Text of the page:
However, investors are showing concerned about the credibility of information they receive, whether it comes directly from CEOs themselves or from printed corporate materials. When asked to rate a series of sources of information, fewer than half of the investors surveyed (43%) said they felt conversations with CEOs and top management of the company are credible sources of information, according to the Formula for Confidence: Resetting Investment Criteria” study conducted by Russell Reynolds Associates.
Overall, it was i nvestors in Germany (60%) and Japan (50%) that are the most likely to find conversations with the CEO and top management credible. Conversely investors in France (26%) and the UK (36%) are least likely to find these conversations credible.
Surprisingly, despite a recent spat of high profile corporate scandals, it was institutional investors in the US that remained more likely to trust corporate information than their global counterparts. Overall, 55% of US investors view corporate information as credible. In addition, fully 91% of US investors believe information is “neutral” to “extremely credible.” Conversely, less than one-third in the UK, France, Japan and China hold the same view.
In the US, among those rated as “most reliable sources of information” were investors’ own company analysts (83%), followed by the company’s formal documents (71%). Not surprisingly, the CEO is viewed as less credible as a source of information (46%) with sell-side and buy-side analysts behind at 29% and 35%, respectively. The media trailed, coming in last with 6%.
Investors were then asked what traits they looking for in a CEO. The results were very similar across the six countries sampled, as “low-profile” and an “internal focus” came out on top. However, Japanese and French investors tend to favor an “external focus”.
Among the traits specifically being sought after, “great thinker” was preferred by 51% over “great communicator.” Chinese investors prefer a great communicator (63%), and French investors are evenly split. Investors are evenly split between a preference for general management expertise (50%) and industry-specific expertise (48%). US, UK and Japanese investors favor industry expertise. French, German and Chinese investors favor general management expertise.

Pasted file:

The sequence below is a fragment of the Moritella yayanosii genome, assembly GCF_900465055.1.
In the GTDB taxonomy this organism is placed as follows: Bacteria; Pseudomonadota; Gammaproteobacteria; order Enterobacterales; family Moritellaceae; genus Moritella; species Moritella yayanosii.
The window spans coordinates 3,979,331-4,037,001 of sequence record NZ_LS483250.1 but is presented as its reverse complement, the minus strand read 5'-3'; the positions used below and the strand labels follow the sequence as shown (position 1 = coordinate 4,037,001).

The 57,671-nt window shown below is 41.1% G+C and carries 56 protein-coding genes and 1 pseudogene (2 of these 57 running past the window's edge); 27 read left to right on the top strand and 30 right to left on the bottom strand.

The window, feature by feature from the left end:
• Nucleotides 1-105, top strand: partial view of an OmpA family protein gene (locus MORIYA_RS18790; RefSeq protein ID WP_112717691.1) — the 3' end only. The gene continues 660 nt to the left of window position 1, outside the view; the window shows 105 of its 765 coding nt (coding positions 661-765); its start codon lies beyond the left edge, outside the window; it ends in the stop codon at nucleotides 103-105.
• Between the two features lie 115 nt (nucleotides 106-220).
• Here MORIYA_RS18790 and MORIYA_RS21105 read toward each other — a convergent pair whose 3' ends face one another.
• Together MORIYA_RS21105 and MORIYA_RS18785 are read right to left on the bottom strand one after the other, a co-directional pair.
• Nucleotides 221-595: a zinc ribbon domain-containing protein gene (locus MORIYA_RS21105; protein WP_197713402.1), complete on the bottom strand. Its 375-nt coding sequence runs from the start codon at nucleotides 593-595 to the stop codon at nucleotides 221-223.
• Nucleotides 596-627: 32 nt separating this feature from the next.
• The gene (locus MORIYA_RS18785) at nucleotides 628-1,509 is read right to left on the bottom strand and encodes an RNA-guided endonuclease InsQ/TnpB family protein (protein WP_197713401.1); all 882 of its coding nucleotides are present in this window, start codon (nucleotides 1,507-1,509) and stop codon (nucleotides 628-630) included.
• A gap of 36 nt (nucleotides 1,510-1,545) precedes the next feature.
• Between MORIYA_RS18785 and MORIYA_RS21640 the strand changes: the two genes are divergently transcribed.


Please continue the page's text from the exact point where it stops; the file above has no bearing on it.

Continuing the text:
Additionally, investors see steps being taken in the right direction as 63% of US institutional investors say holding CEOs and CFOs responsible for their company’s financial statements is a “positive step” toward restoring public confidence in corporate America. Further, a full 100% of French and Japanese investors agree, with China, Germany and UK investors not far behind.
Leading this positive charge of disclosure is the Sarbanes-Oxley Act, according to the money managers. Overall, more than seven out of 10 (73%) global institutional investors say that having CEOs and CFOs certify their companies’ financial statements is a positive step.
On the other hand, raising the red flag for 77% of the asset managers were too many inside directors serving on the board. This number was less so for those in France (53%) and Japan (57%).
In the UK and China, board members who serve on many boards are of particular concern (72% and 63%, respectively). This situation is less of a concern among investors in France (24%).
UK investors are much more likely than the average investor to look at the quality of a company’s board of directors (81% versus 56% overall) and performance of the CEO (75% versus 63% overall) when making investment decisions.
In the end though, it was still the US that was seen as an attractive country for investments, for 82% of the respondents, while Japan and Latin America are not seen as attractive. Behind the US was China, ranked a little bit more attractive country (67%) for investment opportunities than Western Europe (65%).